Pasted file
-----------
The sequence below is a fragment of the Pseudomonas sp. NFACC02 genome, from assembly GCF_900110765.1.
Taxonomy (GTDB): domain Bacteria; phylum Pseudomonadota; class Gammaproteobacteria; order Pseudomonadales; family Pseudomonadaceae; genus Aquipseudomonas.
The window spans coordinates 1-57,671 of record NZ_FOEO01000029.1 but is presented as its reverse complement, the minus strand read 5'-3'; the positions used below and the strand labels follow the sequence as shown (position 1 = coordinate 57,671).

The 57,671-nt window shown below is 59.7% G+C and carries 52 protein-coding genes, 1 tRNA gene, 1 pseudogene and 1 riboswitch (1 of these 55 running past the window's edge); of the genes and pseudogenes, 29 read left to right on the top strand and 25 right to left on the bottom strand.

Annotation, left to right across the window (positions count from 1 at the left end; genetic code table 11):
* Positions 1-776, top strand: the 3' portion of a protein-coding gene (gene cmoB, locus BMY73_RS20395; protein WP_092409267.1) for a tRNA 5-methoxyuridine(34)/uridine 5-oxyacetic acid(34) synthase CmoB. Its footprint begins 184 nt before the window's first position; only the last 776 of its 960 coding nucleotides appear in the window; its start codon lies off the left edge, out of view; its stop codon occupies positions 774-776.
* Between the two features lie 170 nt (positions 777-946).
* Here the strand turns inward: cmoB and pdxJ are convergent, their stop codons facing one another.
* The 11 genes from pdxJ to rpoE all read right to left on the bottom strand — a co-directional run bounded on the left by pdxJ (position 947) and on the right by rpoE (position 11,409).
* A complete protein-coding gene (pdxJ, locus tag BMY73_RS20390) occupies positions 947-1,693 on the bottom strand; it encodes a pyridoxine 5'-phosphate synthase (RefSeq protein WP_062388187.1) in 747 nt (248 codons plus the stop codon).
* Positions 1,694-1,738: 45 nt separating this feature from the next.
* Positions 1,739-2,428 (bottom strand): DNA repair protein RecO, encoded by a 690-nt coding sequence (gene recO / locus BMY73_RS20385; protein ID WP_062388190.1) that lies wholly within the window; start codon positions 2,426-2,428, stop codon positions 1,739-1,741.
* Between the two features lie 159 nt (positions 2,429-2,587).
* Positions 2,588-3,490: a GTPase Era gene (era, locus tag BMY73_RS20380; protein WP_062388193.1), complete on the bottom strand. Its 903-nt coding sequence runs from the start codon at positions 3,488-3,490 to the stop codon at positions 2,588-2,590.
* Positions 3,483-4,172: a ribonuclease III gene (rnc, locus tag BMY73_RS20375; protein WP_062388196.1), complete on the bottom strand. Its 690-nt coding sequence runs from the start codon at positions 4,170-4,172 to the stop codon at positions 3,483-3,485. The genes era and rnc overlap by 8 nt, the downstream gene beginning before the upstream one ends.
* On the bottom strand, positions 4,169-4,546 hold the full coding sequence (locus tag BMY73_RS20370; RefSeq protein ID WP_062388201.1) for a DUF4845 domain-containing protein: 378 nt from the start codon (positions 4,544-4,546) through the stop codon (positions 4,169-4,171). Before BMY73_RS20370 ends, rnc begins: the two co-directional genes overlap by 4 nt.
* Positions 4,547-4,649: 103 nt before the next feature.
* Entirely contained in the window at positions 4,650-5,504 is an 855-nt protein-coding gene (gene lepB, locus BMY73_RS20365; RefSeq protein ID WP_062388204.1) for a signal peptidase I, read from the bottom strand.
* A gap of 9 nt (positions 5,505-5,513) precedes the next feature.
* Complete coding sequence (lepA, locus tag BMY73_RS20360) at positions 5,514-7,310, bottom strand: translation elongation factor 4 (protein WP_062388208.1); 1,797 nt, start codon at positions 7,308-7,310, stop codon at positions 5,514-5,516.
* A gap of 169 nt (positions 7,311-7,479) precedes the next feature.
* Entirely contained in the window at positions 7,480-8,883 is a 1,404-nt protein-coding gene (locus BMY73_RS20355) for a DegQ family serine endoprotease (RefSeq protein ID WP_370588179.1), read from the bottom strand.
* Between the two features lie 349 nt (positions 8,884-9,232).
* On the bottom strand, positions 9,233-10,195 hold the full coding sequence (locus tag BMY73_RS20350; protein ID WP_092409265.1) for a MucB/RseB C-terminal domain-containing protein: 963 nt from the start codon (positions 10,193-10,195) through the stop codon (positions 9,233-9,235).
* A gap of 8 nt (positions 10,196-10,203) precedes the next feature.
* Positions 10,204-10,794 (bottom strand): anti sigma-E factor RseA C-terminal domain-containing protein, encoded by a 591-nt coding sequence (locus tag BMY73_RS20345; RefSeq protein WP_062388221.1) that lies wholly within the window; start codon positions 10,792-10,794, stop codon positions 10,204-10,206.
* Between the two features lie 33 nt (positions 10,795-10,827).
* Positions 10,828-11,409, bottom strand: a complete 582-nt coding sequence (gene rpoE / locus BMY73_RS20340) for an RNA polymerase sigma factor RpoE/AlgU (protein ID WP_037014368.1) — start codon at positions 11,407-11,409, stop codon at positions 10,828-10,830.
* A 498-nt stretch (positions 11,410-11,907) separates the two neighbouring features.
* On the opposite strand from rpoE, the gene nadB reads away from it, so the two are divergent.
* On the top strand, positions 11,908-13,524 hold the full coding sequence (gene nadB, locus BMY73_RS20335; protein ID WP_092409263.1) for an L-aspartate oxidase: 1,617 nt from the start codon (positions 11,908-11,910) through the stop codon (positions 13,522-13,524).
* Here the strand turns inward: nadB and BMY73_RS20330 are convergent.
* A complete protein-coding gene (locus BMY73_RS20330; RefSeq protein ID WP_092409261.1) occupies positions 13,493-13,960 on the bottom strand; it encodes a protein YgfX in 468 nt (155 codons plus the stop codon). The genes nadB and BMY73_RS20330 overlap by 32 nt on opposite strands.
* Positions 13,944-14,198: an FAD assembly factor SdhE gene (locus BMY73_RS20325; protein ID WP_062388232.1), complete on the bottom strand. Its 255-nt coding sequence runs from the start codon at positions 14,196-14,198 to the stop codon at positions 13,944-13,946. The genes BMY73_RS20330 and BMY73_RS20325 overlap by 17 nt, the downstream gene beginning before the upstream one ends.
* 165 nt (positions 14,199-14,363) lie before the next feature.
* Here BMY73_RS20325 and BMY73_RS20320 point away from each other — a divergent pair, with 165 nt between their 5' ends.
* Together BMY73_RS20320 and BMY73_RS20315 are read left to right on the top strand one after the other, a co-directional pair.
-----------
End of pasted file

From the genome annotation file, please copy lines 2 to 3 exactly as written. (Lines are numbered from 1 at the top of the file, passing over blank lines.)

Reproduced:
Taxonomy (GTDB): domain Bacteria; phylum Pseudomonadota; class Gammaproteobacteria; order Pseudomonadales; family Pseudomonadaceae; genus Aquipseudomonas.
The window spans coordinates 1-57,671 of record NZ_FOEO01000029.1 but is presented as its reverse complement, the minus strand read 5'-3'; the positions used below and the strand labels follow the sequence as shown (position 1 = coordinate 57,671).